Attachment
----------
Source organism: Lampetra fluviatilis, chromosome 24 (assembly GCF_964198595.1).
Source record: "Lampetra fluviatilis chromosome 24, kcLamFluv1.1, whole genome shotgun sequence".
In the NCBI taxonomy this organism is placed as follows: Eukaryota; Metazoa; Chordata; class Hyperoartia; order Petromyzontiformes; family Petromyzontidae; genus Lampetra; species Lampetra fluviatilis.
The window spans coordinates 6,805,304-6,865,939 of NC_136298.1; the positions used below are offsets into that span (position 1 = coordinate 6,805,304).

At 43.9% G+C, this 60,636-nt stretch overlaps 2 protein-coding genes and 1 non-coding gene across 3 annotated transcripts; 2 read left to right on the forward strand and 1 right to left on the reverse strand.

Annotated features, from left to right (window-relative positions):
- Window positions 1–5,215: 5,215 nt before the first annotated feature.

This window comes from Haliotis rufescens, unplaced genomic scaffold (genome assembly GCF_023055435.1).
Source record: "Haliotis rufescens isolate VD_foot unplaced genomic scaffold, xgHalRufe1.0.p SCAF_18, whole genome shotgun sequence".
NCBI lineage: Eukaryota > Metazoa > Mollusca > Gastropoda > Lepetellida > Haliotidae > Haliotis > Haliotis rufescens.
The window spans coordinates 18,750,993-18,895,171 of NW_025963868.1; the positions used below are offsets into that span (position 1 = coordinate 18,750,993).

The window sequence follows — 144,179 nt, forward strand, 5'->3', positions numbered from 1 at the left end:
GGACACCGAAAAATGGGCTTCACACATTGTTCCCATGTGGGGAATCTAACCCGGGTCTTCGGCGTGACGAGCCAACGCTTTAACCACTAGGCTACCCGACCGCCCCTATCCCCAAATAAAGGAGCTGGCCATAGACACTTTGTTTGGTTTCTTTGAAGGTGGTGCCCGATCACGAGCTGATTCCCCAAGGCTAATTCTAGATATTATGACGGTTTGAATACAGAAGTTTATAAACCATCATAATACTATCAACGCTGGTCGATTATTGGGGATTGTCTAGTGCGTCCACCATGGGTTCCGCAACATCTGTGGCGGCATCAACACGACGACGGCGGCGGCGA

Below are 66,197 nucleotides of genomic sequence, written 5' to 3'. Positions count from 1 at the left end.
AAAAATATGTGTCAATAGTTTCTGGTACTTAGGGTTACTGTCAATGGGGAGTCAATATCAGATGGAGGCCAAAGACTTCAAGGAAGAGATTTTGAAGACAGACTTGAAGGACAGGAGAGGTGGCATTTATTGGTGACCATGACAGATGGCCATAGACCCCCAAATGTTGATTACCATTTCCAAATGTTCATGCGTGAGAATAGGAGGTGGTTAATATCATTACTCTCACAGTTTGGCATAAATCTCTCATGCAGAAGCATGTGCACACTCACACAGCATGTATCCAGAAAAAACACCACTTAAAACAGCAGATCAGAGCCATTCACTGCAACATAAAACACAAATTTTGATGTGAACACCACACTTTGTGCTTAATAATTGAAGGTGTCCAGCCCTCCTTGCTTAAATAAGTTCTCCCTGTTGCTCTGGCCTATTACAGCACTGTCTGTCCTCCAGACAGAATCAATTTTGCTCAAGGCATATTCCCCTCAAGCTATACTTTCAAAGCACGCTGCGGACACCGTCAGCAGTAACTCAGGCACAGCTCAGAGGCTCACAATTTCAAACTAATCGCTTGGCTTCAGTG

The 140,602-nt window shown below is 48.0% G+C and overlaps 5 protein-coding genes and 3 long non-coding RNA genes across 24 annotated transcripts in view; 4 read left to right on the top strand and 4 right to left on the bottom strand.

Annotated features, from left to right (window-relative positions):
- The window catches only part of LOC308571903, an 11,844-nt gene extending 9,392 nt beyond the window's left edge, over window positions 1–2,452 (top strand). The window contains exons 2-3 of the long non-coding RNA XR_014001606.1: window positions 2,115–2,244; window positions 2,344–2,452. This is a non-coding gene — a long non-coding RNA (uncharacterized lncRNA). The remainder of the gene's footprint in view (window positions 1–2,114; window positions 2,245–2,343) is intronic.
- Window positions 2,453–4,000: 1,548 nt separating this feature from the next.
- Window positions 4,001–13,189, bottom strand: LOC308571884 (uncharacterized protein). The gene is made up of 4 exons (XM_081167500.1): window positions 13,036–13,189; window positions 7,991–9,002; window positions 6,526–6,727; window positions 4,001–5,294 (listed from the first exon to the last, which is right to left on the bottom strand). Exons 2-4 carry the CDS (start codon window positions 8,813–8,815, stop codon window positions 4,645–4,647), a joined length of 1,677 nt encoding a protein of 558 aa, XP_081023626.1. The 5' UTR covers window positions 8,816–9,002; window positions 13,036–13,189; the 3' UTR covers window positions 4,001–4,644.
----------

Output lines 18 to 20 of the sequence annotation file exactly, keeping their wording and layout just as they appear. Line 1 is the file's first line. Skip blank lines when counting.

- The window catches only part of LOC308571903, an 11,844-nt gene extending 9,392 nt beyond the window's left edge, over window positions 1–2,452 (top strand). The window contains exons 2-3 of the long non-coding RNA XR_014001606.1: window positions 2,115–2,244; window positions 2,344–2,452. This is a non-coding gene — a long non-coding RNA (uncharacterized lncRNA). The remainder of the gene's footprint in view (window positions 1–2,114; window positions 2,245–2,343) is intronic.
- Window positions 2,453–4,000: 1,548 nt separating this feature from the next.
- Window positions 4,001–13,189, bottom strand: LOC308571884 (uncharacterized protein). The gene is made up of 4 exons (XM_081167500.1): window positions 13,036–13,189; window positions 7,991–9,002; window positions 6,526–6,727; window positions 4,001–5,294 (listed from the first exon to the last, which is right to left on the bottom strand). Exons 2-4 carry the CDS (start codon window positions 8,813–8,815, stop codon window positions 4,645–4,647), a joined length of 1,677 nt encoding a protein of 558 aa, XP_081023626.1. The 5' UTR covers window positions 8,816–9,002; window positions 13,036–13,189; the 3' UTR covers window positions 4,001–4,644.